There is much about the 1970s that the world is better off not revisiting – flared trousers and three-day weeks immediately spring to mind.
There is one 1970s fashion, however, that might be set to make a return whether investors like it or not – inflation.
It is back to the future for many UK wealth managers and family offices: the last time their job was all about investing in government bonds and worrying about inflation was nearly 50 years ago. As the prospect of rates rising looms, this is the first time since then that protection, rather than wealth creation, is uppermost in their clients’ minds.
How will behaviour change? Their portfolios are very different today than they were then. Gone are the huge fixed income allocations to government bonds, replaced with convertibles, short-dated high yield, leveraged loans, inflation-linked and breakeven inflation-linked exposure. The move into short-dated high yield and leveraged loans has been a direct result of the reach for yield and has been funded by reducing exposure to investment grade.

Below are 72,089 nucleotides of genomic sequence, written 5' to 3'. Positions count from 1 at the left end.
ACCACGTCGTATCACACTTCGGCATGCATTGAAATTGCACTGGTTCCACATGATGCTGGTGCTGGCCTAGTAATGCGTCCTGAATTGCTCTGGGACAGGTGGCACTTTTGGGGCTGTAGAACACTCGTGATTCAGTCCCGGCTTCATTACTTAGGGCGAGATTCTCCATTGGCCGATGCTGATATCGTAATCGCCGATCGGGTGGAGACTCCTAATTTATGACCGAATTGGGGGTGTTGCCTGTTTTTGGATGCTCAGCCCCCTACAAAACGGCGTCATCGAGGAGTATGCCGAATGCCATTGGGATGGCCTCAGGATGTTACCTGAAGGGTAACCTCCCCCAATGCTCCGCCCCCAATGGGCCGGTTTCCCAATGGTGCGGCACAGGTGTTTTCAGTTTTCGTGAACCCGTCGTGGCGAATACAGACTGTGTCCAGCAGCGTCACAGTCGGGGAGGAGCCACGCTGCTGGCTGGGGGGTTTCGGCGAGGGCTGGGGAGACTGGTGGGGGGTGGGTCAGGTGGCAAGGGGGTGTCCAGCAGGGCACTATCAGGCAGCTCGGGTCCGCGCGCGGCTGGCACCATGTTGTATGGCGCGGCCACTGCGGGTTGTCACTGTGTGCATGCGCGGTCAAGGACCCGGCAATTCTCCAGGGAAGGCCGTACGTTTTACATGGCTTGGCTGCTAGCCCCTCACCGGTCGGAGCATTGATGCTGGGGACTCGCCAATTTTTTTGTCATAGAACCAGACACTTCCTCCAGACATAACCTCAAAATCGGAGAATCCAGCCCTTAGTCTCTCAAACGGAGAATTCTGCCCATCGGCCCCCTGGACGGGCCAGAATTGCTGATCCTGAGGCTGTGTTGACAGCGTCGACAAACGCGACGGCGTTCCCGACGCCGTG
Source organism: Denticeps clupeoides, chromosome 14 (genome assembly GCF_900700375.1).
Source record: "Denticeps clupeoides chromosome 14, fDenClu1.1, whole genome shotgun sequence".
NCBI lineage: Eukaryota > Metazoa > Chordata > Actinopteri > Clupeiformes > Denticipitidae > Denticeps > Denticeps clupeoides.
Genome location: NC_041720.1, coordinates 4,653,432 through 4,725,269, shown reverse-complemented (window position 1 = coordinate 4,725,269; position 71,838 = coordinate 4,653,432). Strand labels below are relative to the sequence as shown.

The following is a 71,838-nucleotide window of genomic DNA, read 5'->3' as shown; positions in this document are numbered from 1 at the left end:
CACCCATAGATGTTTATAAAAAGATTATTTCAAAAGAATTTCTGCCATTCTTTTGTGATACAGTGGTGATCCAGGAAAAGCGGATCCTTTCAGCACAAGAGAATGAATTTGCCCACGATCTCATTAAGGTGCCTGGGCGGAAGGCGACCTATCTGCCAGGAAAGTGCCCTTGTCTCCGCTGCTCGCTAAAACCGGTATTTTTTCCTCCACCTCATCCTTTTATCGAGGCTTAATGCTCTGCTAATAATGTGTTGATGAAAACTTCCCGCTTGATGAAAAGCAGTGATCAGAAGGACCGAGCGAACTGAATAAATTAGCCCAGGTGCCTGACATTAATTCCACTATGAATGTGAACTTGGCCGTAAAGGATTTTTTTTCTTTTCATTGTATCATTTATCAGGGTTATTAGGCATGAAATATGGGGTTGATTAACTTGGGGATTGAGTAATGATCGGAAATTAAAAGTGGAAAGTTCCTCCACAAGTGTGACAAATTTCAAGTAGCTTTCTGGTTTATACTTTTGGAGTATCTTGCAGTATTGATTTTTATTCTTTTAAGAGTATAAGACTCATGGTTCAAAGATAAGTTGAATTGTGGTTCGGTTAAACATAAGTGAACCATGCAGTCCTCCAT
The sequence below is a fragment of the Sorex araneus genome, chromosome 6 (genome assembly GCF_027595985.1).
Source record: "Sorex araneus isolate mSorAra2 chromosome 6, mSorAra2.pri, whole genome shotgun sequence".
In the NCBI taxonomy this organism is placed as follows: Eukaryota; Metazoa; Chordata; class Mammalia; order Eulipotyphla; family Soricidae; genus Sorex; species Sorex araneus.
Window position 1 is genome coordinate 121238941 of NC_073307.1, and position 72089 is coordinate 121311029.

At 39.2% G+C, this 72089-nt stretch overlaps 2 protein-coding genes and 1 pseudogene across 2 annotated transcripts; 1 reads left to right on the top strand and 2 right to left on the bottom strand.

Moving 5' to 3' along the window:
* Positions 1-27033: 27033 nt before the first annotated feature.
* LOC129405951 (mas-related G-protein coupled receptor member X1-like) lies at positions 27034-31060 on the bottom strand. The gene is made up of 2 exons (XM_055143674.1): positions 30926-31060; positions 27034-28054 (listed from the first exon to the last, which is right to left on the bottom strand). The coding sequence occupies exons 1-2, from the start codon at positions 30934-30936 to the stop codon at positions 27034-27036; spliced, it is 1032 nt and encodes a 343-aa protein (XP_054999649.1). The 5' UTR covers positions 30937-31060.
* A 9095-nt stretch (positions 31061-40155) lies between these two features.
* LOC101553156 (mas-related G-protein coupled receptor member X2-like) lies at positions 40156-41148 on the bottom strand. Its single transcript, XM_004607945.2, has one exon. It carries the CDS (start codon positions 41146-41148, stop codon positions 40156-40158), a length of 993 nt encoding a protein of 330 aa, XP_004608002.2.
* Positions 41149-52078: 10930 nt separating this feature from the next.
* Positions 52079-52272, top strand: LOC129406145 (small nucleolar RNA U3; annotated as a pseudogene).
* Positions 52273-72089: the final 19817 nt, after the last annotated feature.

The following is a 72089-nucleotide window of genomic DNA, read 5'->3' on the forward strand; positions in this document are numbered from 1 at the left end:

What may perhaps be of more importance is the embrace by wealth managers and family offices of private credit.
As returns have become so squeezed, many private clients have moved money out of high yield and into private credit as a more attractive source of return: private credit returns look like equity returns. Five years ago, this allocation would have formed part of the private equity allocation, but clients are now more interested in illiquid exposure because they don’t like the time horizon of private equity and want something shorter. Hedge funds used to be the answer, but that is no longer the case.
The direct lending sector, like all others, has seen a steady erosion of loan documentation and borrower quality. It is a new market and has never been through a default cycle, so potential recoveries are (pretty much) unknown.
So far, this isn’t a problem, as the economic environment has been so benign. Private credit is, however, a far less permanent capital source for corporates than the banks, so how the young sector behaves in a downturn will be crucial.
The head of one family office that Euromoney spoke to in February admitted that his exposure to private credit was the one thing that kept him awake at night. Some wealth managers may end up regretting some of their movement away from those ultra-safe 1970s asset allocations if his worst fears do eventually come to pass.